This image (from a late fifteenth century tapestry made in Flanders
) does not specifically depict Blanche,
Duchess of Lancaster, but the lady in the center does bear many of the features
attributed to Blanche's poetic counterpart "goode faire White" in Chaucer's
Book of the Duchess
(949). Note the extremely fair complexion ("a
[fair] nekke...whit, smothe, streighte...a round tour of yvoyre," 942-6)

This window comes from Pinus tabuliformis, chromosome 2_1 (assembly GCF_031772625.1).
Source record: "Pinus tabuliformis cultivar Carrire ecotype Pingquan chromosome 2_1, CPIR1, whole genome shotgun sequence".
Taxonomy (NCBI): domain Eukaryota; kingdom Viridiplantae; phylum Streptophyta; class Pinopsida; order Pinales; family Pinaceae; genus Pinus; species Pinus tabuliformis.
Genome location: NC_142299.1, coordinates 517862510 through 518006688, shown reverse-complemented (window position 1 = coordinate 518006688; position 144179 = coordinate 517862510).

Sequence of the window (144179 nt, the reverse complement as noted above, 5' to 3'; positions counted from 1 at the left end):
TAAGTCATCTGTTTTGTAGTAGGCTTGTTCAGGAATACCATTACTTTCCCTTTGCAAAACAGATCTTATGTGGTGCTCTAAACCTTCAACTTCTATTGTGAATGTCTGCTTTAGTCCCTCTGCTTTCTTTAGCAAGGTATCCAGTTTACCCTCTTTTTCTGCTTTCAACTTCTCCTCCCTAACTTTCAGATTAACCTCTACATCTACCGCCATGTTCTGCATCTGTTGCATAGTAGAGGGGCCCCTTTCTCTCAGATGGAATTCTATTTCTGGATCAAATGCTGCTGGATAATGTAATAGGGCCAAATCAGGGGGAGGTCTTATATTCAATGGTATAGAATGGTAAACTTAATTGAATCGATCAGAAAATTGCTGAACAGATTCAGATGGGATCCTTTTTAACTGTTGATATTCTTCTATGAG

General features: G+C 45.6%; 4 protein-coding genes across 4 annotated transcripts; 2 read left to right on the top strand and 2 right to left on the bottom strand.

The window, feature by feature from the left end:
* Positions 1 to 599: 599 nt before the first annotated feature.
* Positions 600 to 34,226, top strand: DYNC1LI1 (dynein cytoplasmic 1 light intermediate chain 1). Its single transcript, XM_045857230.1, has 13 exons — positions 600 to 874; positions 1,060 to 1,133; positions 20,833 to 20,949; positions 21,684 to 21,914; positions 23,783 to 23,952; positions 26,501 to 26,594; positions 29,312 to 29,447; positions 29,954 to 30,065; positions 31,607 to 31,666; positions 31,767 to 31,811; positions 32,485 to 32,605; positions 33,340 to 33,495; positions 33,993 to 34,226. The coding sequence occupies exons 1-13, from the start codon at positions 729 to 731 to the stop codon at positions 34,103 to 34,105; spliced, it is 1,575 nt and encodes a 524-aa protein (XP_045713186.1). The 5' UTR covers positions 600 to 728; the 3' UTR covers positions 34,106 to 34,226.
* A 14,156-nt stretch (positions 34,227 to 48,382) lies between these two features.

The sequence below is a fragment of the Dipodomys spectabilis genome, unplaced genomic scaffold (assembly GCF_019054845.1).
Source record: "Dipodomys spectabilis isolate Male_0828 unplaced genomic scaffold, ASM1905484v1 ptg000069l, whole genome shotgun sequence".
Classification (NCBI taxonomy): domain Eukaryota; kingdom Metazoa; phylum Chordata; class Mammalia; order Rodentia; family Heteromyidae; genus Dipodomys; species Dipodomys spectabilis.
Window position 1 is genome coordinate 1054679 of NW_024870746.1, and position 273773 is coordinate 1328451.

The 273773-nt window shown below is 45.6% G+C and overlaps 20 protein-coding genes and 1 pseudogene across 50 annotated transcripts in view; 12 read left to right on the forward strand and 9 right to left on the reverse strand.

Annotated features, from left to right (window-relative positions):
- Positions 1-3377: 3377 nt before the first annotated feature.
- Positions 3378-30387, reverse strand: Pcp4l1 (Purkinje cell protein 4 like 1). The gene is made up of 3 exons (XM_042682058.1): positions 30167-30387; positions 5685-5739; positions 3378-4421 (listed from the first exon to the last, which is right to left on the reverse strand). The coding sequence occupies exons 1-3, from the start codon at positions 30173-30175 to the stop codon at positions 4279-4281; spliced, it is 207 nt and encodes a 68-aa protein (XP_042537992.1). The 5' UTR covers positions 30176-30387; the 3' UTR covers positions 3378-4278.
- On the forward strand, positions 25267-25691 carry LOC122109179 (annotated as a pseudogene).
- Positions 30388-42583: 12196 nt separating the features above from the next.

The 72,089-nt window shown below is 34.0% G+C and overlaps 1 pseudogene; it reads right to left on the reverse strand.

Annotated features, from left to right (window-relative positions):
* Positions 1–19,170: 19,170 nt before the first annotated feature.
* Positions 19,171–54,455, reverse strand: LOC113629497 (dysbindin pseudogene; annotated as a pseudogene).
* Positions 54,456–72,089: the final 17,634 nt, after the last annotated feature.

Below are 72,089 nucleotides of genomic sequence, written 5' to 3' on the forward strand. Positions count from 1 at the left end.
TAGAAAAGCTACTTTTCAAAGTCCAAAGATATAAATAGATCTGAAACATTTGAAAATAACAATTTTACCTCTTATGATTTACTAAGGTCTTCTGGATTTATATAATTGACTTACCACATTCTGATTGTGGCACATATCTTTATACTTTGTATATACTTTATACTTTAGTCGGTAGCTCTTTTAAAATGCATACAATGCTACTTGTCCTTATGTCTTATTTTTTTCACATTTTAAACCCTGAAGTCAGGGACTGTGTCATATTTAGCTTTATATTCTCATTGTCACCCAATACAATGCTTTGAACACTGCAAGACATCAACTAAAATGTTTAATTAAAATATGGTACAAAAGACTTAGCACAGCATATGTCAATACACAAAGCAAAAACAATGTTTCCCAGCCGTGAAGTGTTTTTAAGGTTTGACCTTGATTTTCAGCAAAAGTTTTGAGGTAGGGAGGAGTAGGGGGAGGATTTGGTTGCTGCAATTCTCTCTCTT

and the luscious spring atmosphere.
The tapestry pictured here is part of the "Lady and the Unicorn" series
in the Cluny Museum of the Middle Ages (Paris). This tapestry is commonly
believed to represent the sense of taste.
This engraving (by W. Dugdale, 1716) depicts the tomb Blanche shares with
her husband John
. In 1374 (five years after Blanche's death), John ordered that
alabaster effigies be made of himself and his late wife. Twenty-five years
later, he and Blanche were buried side by side in St. Paul's Cathedral (London).